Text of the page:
Python class not inheriting properties from its parent

I am new to the Python programming language, and I am working my way through a tutorial on object-oriented programming in Python.  The purpose of the lesson is to learn the important topic of inheritance of classes.  (Here's a shoutout to Derek, who is hosting this excellent tutorial: https://www.youtube.com/watch?v=N4mEzFDjqtA.)

Having created a class called Animal, I then create a new class called Dog, based on Animal.  The program is giving me the error that the Dog class does not recognize the variables inherited from the super class Animal.  Following is my code, and this is my error: "AttributeError: 'Dog' object has no attribute '_Dog__Name'", which comes within Dog.toString() (lines 67-68).   My assumption is that the class definition, "class Dog(Animal):", defines Dog as inheriting attributes from Animal, and Derek's code worked when ran as written here.  Is there something I'm missing?

import random
import sys
import os

#Object-oriented programming
class Animal:
    __Name = None
    __Height = 0
    __Weight = 0
    __Sound = 0

    def set_name(self, name):
        self.__Name = name

    def get_name(self):
        return self.__Name

    def set_height(self, height):
        self.__Height = height

    def get_height(self):
        return self.__Height

    def set_weight(self, weight):
        self.__Weight = weight

    def get_weight(self):
        return self.__Weight

    def set_sound(self, sound):
        self.__Sound = sound

    def get_sound(self):
        return self.__Sound

    def __init__(self, name, height, weight, sound):
        self.__Name = name
        self.__Height = height
        self.__Weight = weight
        self.__Sound = sound

    def get_type(self):
        print ("Animal")

    def toString(self):
        return "{} is {} cm tall and {} kilograms and says {}".format(self.__Name, self.__Height, self.__Weight, self.__Sound)

cat = Animal("whiskers", 33, 10, 'Meow')

print(cat.toString())

class Dog(Animal):
    __Owner = ""

    def __init__(self, name, height, weight, sound, owner):
        self.__Owner = owner
        super(Dog, self).__init__(name, height, weight, sound)

    def set_owner(self, owner):
        self.__Owner = owner

    def get_owner(self):
        return self.__Owner

    def get_type(self):
        print("Dog")
    def toString(self):
        return "{} is {} cm tall and {} kilograms and says {}.  His owner is {}".format(self.__Name, self.__Height, self.__Weight, self.__Sound, self.__Owner)
    def multiple_sounds(self, how_many=None):
        if (how_many is None):
            print(self.get_sound())
        else:
            print(self.get_sound() * how_many)



spot = Dog("Spot", 53, 27, "Ruff", "Derek")
print(spot.toString)

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PeterFrbWeb development, Java scripting, Python TrainingAsked:
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Cyclops3590Commented:
couple issues I see

1) when declaring Animal class, to be consistent across python version it should be "class Animal(object):".  object is the base class type and in some versions is inferred, but others is not.  so best to be explicit.  That fixes the exception thrown in 2.7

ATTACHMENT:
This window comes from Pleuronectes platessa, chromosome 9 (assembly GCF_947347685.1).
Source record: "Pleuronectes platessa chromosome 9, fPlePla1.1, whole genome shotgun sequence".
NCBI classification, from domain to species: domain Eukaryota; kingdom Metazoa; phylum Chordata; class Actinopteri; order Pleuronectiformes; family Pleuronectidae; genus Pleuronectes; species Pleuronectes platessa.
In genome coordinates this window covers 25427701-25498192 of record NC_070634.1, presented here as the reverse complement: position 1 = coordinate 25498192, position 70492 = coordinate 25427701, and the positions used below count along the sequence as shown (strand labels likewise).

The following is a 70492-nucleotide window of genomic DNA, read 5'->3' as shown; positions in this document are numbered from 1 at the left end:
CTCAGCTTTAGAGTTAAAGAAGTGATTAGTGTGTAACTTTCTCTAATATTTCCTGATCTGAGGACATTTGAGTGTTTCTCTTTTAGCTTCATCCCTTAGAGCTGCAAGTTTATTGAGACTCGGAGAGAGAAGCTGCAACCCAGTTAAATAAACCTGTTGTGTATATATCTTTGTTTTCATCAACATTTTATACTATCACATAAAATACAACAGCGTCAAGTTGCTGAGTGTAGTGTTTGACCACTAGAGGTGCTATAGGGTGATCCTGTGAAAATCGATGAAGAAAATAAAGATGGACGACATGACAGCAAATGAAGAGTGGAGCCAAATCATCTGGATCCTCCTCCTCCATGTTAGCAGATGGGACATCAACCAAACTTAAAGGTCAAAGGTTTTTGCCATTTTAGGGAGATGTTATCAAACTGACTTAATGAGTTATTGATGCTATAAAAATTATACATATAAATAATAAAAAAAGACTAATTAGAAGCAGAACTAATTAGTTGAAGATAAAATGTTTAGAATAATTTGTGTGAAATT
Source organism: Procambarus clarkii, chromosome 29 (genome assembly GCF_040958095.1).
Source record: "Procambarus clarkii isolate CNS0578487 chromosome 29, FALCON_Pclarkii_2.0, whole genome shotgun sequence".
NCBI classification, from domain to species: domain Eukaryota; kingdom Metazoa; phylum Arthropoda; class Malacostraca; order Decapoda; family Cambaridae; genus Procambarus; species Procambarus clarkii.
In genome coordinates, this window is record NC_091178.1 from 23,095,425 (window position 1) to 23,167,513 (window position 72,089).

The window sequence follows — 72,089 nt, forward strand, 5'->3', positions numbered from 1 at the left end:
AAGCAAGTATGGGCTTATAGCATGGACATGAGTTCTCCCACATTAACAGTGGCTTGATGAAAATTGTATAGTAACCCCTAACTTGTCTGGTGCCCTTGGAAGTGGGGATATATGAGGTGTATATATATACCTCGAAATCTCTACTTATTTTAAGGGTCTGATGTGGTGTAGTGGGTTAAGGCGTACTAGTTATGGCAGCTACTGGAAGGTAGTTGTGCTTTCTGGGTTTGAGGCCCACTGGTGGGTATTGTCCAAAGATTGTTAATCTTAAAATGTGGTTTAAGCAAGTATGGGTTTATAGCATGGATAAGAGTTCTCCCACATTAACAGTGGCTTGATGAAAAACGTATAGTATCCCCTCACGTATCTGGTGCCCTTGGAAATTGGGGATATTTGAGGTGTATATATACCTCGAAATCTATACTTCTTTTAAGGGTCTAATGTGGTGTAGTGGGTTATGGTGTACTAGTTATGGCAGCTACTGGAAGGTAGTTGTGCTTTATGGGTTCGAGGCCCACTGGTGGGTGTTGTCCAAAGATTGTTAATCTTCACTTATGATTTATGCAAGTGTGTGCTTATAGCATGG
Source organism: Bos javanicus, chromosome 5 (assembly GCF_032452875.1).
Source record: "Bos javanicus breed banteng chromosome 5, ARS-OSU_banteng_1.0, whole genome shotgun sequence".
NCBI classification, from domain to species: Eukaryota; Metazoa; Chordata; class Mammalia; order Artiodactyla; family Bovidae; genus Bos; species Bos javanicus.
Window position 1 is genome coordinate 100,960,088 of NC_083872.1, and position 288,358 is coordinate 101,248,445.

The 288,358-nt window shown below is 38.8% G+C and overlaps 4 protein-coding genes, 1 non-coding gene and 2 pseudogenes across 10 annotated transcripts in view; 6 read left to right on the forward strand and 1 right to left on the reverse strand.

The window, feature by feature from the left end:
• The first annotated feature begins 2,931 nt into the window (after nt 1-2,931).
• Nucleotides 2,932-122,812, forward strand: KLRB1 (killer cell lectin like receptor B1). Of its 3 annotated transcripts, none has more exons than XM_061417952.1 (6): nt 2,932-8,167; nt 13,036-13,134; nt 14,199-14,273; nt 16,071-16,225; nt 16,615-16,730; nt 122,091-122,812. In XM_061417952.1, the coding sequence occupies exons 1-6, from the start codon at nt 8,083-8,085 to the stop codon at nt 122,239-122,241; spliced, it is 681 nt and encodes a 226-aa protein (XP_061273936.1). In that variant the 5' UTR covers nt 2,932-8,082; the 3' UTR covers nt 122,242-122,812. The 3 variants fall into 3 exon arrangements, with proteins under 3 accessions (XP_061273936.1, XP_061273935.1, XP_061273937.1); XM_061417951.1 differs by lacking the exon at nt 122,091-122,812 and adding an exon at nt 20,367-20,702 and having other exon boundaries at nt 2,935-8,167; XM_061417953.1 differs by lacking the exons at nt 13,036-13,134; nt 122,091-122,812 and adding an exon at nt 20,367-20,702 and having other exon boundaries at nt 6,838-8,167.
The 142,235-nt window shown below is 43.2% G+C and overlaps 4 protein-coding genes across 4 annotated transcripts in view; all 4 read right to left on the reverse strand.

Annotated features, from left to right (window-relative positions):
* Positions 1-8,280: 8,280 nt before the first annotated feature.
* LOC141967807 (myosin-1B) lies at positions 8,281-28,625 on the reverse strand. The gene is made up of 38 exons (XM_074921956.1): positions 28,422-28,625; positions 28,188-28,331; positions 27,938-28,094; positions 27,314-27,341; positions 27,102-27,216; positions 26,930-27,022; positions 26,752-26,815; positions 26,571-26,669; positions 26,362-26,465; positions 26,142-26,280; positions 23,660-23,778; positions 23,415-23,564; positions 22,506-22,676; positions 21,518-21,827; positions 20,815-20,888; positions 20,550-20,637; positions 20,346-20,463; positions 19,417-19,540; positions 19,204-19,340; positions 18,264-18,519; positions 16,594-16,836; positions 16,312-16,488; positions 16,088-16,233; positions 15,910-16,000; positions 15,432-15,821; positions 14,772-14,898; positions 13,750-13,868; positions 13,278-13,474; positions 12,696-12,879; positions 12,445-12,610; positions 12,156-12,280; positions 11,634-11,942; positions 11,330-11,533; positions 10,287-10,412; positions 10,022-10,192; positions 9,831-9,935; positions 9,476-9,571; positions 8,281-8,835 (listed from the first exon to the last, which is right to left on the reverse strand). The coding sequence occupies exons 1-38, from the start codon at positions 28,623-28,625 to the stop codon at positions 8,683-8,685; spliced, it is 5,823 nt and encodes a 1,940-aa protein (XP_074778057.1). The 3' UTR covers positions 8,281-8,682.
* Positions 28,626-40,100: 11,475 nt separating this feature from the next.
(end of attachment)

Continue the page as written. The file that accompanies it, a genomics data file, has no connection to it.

2) print(spot.toString) should be print(spot.toString()) since toString is a function otherwise you're passing the actual function as a variable to print instead of the text that you want to retrieve from toString.

Also, why you can't use self.__Name in a subclass is because it's a private variable declared in Animal class.  Look up data mangling and private variables in python docs.  It'll explain it better than I can.  Basically, if you wanted to use it in Dog, you need to use self._Animal__Name instead of self.__Name.  Due to data mangling, using self.__Name in Dog is like referencing self._Dog__Name which clearly isn't what you want
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NorieVBA ExpertCommented:
Which version of Python are you using?

When I run the code In Python3.6.1 I don't get any 'errors' but I do get this output.

whiskers is 33 cm tall and 10 kilograms and says Meow
<bound method Dog.toString of <Dog object at 0x7ff47d33ccc0>>

When I run it in Python2.7.14 I get this error.

Traceback (most recent call last):
  File "C:/Test/PythonExamples/EEDoggyEx.py", line 77, in <module>
    spot = Dog("Spot", 53, 27, "Ruff", "Derek")
  File "C:/Test/PythonExamples/EEDoggyEx.py", line 57, in __init__
    super(Dog, self).__init__(name, height, weight, sound)
TypeError: super() argument 1 must be type, not classobj
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PeterFrbWeb development, Java scripting, Python TrainingAuthor Commented:
I use the same version, and that's pretty much what I get also.  The instructor uses a previous version than what I had, and I actually figured out what to do.  I had an epiphany about this: Dog does not have direct access to the variables residing in Animal, as it apparently does in version 3.4 of Python, but it does have access to the properties as defined in Animal.  The answer, therefore, is to use said properties.  My updated code looks as follows:  

    def toString(self):
        return "{} is {} cm tall and {} kilograms and says {}.  His owner is {}".format(self.get_name(), self.get_height(), self.get_weight(), self.get_sound(), self.__Owner)

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Why version 3.4 worked and 3.6 does not is anyone's guess, but at least Derek did the due diligence of putting those properties in Animal, which allowed me to make the leap to finding the solution.
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Cyclops3590Commented:
feel free to delete, but I added why things are running the way they are and how to fix them.  if that actually isn't what the asker wants, then it should be deleted.
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